Lew said the Treasury Department was also careful to target cases where the mergers were primarily for tax avoidance. “Genuine cross-border mergers make the U.S. economy stronger by enabling U.S. companies to invest overseas and encouraging foreign investment to flow into the United States,” he said.

Inversions aren’t a new problem, but a number of high-profile deals have rekindled interest in addressing the issue. Burger King is in talks to be acquired by Canadian company Tim Hortons, and an outcry over a similar plan by drugstore chain Walgreens caused that company to abandon its inversion plans.

Forbes offered even more details about the new proposal in a story by Jeremy Bogaisky:

Treasury closed a loophole that allowed a tax-free transfer of cash or property from a foreign subsidiary to the new foreign parent, and moved to stop companies from restructuring foreign units to access deferred earnings without paying taxes.

It also cracked down on techniques companies have used to meet a pre-existing requirement that a U.S. business can invert only if it does a deal that results in a new company in which the share of ownership of the foreign “acquirer” is above 20%. U.S. companies will no longer be able to “skinny down,” or reduce their size before completing a deal by issuing large dividends, and they will no longer be able to count passive assets to inflate the new foreign parent’s size.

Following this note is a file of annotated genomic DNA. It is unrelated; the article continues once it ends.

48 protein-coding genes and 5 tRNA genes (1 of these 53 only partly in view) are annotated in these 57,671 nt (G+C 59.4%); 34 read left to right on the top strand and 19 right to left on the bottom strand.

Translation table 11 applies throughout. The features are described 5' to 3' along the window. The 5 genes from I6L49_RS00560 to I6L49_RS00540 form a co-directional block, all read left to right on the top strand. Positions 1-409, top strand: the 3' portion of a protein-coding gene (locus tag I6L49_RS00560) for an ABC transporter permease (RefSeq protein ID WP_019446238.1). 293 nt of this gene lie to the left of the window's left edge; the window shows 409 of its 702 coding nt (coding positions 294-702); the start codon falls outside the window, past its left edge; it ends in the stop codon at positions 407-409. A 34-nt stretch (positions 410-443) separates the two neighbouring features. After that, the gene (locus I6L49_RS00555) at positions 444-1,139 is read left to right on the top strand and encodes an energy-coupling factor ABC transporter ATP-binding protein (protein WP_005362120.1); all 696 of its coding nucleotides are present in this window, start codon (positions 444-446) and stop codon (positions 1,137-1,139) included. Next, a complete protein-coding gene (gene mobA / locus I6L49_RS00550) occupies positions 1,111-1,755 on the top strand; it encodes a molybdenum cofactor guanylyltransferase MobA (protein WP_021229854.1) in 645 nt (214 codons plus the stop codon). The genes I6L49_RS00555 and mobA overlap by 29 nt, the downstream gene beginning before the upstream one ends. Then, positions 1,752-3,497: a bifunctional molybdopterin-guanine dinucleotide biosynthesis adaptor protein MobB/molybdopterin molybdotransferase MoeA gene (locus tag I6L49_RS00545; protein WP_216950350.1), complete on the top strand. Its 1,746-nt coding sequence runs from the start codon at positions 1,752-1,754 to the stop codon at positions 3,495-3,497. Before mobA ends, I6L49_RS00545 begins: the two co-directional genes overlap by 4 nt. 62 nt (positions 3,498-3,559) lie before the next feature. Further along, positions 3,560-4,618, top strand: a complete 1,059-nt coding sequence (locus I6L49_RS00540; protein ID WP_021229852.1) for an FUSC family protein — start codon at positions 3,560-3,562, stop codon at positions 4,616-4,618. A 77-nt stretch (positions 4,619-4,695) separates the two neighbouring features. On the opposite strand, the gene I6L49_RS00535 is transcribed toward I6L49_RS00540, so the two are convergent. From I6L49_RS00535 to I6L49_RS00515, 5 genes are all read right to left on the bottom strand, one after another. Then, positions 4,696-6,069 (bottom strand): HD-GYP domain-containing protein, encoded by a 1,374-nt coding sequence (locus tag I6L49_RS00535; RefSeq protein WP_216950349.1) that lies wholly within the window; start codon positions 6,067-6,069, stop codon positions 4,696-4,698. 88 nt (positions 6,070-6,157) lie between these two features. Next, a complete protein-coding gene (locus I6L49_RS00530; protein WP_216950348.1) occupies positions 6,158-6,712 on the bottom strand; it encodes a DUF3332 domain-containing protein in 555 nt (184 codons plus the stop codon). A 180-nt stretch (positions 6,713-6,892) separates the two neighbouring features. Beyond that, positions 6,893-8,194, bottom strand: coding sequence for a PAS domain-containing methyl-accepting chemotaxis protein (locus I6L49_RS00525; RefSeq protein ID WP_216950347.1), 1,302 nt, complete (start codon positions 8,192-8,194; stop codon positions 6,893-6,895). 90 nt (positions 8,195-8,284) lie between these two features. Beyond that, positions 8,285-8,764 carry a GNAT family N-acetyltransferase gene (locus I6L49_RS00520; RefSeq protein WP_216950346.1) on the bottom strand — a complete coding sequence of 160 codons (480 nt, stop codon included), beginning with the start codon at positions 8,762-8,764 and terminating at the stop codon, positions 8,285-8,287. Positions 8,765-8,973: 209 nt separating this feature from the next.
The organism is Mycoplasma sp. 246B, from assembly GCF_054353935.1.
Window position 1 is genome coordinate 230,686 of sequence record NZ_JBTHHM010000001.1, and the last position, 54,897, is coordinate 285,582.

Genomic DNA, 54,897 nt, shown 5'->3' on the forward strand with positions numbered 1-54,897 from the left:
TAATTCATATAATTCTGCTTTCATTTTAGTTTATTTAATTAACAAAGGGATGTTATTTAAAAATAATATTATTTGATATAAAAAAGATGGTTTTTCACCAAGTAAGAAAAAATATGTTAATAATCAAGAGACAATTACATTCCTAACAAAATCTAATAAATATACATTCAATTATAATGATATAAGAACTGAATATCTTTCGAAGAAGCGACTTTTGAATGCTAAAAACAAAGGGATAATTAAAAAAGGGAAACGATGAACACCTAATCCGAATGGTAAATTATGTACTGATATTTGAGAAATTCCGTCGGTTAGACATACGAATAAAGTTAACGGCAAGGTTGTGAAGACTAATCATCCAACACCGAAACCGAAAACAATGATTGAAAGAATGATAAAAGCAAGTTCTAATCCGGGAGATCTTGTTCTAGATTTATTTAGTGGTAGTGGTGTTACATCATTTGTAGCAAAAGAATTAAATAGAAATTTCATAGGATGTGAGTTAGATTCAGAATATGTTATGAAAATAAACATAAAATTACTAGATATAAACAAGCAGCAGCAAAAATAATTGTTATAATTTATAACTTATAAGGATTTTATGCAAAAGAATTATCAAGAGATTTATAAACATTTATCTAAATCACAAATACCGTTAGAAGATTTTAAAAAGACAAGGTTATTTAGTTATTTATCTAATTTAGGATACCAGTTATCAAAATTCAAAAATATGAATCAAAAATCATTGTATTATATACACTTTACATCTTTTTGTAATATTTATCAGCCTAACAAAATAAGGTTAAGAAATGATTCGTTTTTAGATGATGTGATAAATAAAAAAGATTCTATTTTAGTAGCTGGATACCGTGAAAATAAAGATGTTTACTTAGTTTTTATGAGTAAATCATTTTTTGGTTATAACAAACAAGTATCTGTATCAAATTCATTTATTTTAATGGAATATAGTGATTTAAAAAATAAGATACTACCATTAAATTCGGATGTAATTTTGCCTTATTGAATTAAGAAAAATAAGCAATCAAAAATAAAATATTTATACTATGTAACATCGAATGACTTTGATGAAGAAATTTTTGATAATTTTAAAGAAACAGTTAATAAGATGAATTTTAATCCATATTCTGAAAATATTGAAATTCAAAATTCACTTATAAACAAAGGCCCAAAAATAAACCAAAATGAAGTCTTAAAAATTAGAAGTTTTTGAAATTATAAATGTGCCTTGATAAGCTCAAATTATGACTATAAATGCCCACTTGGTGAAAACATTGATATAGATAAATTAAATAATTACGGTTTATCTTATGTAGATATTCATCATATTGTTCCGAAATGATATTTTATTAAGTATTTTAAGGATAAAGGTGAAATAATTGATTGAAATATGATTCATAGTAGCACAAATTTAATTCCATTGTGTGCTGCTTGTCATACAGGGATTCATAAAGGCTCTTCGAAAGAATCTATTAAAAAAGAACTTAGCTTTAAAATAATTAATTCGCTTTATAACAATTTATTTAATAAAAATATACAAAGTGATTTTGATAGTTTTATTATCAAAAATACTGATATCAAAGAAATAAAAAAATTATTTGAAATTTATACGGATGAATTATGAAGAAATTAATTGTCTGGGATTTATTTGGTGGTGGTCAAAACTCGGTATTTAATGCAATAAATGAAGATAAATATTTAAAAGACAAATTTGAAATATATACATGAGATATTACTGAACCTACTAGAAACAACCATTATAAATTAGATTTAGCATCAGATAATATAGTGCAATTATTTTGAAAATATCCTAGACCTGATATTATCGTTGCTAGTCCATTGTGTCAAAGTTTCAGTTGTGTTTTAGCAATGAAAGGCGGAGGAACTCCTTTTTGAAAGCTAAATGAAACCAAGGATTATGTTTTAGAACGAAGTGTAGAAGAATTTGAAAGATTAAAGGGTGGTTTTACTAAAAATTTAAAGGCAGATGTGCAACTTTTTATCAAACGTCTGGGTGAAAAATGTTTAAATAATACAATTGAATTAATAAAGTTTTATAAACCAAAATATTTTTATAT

The Financial Times reported in a story by Barney Jopson, Robin Harding, and Ed Hammond that many in the Republican party weren’t happy with the announcement.

Many on Wall Street believe the attack on inversions – and the rhetoric deployed – is a cynical attempt by Washington to avoid addressing the issue of reforming a US tax code that, they argue, makes it hard for its companies to compete globally.

“What we are watching here is tough rhetoric and a clear intention to change market behaviour in a place where they arguably lack legal authority,” said a senior Wall Street adviser.

The move provoked further disagreement with the Republican party over the issue of tax reform.

“Under President Obama, the United States has the highest corporate tax rate in the developed world,” said a spokesman for John Boehner, Republican speaker of the House of Representatives. “The answer is to simplify and reform our broken tax code to bring jobs home – and help grow our economy and create even more American jobs.”

There is still a lot of dissent about these rules. What is interesting is that they’re being enacted as of the moment they’re announced. No matter what you think of inversions – tax avoidance or brilliant business move – the timing leaves little room for companies to react or change plans. It also puts a damper on mergers, which could potentially harm innovation. Or it could increase U.S. tax revenue, lessen the burden on individual taxpayers and fund many new programs.